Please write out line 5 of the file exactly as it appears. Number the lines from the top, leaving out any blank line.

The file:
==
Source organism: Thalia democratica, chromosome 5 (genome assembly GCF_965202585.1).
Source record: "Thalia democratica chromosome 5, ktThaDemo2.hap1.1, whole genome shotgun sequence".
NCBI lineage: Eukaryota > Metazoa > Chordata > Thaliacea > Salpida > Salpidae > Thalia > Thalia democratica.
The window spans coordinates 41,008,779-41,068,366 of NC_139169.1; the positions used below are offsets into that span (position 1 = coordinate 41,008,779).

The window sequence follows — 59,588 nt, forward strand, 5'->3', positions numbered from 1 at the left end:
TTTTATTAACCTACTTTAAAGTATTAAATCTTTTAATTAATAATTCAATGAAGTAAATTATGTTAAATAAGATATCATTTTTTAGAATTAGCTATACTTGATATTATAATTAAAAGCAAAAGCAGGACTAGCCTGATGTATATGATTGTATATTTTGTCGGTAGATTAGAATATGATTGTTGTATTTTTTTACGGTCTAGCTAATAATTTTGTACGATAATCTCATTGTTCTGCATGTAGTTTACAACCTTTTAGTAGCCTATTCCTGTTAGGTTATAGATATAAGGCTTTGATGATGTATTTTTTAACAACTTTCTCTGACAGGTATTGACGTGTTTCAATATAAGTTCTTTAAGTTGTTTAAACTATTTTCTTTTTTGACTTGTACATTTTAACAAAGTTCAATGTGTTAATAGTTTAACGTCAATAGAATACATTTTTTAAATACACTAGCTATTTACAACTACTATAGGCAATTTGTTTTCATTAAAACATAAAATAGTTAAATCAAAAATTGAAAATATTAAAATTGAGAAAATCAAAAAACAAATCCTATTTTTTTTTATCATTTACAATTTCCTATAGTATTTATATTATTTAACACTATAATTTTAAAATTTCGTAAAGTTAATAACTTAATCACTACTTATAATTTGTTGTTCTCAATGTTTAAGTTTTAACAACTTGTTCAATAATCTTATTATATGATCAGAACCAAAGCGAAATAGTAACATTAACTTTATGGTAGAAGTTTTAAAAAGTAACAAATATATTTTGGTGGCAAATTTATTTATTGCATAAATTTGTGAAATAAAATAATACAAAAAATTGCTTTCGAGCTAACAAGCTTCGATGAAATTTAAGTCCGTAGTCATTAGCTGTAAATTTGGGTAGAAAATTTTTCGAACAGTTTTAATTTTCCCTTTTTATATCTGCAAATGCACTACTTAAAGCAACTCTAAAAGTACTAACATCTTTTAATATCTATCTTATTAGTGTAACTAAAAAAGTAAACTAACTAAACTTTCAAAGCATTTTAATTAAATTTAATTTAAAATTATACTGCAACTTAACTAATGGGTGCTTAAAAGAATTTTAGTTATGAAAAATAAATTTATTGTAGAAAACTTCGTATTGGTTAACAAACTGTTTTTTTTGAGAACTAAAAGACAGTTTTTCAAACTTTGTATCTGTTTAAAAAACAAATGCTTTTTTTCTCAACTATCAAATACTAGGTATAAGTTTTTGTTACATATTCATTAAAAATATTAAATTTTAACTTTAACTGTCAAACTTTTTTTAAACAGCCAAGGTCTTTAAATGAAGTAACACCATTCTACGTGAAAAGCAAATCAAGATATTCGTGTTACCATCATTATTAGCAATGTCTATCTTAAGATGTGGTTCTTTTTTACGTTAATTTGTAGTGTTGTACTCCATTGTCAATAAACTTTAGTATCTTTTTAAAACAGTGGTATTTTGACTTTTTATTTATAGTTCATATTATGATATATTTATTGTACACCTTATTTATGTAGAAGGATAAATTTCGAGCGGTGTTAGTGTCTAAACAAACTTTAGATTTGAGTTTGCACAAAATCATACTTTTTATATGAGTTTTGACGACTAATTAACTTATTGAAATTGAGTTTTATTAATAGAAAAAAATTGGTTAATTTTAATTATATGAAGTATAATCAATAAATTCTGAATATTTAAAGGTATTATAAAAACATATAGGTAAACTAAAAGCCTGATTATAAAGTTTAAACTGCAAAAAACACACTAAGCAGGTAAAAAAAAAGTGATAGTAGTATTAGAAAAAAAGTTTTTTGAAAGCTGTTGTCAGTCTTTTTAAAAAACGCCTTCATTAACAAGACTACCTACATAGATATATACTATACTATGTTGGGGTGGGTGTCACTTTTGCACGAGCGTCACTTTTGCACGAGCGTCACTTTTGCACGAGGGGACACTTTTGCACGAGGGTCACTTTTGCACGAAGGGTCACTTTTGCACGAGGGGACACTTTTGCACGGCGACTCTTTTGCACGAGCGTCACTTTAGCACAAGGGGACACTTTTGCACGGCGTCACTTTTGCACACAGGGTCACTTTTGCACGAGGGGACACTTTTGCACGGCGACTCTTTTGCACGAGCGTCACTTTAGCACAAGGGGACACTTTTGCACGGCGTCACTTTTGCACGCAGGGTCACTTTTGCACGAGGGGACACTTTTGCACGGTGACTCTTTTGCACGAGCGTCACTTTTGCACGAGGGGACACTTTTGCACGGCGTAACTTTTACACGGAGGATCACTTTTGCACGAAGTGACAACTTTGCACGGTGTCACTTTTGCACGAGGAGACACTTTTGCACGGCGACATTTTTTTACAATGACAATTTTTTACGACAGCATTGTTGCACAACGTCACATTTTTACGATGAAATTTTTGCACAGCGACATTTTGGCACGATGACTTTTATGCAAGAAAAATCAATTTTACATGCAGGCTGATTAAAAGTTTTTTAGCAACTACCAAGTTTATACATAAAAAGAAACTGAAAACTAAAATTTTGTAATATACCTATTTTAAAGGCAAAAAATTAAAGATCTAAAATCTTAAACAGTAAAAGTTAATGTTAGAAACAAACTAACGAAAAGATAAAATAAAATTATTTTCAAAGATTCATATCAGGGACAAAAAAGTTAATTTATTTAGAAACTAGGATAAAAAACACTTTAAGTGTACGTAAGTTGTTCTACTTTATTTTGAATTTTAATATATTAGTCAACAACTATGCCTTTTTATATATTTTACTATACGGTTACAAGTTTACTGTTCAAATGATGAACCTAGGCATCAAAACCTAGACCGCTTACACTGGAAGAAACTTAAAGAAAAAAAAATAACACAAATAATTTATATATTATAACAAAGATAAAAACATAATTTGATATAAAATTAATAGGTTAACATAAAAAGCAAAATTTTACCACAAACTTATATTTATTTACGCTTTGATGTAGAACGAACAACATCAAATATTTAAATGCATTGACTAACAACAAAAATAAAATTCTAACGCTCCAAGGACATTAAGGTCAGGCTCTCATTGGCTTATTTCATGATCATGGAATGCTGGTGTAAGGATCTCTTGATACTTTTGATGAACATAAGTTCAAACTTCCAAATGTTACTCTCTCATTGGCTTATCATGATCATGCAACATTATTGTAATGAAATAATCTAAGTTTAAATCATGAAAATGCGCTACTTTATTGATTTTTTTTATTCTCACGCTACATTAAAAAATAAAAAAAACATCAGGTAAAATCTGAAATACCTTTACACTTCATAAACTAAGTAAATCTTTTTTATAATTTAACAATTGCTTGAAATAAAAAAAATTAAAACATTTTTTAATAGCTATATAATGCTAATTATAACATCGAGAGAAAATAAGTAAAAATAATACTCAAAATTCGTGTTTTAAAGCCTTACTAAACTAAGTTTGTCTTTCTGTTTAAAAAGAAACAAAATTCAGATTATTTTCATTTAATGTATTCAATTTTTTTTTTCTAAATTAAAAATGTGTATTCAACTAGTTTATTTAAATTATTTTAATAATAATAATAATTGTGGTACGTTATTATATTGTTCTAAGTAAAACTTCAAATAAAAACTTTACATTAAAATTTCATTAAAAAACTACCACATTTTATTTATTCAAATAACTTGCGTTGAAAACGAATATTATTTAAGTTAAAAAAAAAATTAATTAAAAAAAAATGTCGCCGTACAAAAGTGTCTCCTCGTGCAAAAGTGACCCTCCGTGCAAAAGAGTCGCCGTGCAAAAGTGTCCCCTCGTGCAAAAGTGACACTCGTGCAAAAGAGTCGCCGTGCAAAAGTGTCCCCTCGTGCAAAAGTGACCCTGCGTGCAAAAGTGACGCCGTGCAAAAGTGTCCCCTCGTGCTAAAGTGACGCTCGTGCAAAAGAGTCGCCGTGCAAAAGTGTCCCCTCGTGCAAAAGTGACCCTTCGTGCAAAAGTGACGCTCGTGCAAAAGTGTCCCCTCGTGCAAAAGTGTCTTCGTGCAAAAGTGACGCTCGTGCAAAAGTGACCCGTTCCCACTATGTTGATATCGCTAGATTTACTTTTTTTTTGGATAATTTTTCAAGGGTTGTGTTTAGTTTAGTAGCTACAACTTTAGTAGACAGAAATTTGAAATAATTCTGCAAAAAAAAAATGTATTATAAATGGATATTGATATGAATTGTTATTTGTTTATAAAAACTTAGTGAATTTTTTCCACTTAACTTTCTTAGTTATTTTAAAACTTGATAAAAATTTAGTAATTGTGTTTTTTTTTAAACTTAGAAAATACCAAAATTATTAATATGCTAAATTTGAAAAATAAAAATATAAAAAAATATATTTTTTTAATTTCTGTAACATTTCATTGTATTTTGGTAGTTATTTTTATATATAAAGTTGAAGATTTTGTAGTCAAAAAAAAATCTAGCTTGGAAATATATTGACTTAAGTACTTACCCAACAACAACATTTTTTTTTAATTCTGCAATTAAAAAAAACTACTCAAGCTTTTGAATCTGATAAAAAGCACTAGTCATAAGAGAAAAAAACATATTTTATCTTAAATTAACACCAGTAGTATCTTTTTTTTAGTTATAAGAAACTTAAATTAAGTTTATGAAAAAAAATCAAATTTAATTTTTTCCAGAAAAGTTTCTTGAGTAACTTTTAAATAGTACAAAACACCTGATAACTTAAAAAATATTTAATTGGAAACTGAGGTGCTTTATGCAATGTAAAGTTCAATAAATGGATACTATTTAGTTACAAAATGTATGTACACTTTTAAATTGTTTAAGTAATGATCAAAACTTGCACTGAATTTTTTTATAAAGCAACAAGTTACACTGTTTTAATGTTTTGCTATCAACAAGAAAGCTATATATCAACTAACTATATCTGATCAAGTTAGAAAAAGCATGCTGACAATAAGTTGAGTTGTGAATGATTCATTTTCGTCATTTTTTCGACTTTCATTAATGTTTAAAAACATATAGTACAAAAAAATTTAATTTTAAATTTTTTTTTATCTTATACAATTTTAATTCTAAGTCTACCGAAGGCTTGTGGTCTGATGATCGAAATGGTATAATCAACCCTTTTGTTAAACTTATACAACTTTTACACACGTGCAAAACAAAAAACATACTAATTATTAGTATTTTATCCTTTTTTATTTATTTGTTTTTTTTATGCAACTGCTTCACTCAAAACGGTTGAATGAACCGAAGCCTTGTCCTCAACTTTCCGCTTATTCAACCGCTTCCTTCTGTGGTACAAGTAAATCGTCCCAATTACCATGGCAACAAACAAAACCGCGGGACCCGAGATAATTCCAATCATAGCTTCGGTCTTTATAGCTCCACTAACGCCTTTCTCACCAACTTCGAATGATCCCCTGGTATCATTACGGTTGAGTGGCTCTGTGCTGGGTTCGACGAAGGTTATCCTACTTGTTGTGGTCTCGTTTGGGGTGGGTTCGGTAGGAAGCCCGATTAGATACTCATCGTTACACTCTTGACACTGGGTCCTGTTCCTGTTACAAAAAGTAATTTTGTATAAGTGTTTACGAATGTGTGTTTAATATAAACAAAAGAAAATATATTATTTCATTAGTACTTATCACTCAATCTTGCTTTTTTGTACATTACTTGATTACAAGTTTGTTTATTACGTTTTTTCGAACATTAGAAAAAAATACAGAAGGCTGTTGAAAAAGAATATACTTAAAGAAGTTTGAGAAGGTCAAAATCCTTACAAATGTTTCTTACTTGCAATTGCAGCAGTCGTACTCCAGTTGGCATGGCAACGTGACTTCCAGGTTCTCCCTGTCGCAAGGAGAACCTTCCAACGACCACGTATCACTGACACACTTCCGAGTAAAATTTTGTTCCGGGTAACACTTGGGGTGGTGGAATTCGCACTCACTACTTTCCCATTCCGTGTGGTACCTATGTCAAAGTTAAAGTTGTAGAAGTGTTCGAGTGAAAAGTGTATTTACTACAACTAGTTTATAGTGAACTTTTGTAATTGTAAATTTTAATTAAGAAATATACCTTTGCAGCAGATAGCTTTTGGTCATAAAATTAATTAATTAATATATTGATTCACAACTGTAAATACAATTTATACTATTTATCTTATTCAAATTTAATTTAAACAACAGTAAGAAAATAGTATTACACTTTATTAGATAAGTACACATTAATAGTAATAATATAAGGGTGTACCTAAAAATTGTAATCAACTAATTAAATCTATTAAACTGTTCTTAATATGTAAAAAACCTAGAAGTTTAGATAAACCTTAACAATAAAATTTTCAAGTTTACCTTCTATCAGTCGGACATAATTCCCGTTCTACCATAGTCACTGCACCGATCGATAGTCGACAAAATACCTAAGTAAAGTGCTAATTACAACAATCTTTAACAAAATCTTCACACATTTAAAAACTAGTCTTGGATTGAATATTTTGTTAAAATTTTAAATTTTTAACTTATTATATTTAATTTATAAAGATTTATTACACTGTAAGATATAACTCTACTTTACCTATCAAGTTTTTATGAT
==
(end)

The window sequence follows — 59,588 nt, forward strand, 5'->3', positions numbered from 1 at the left end: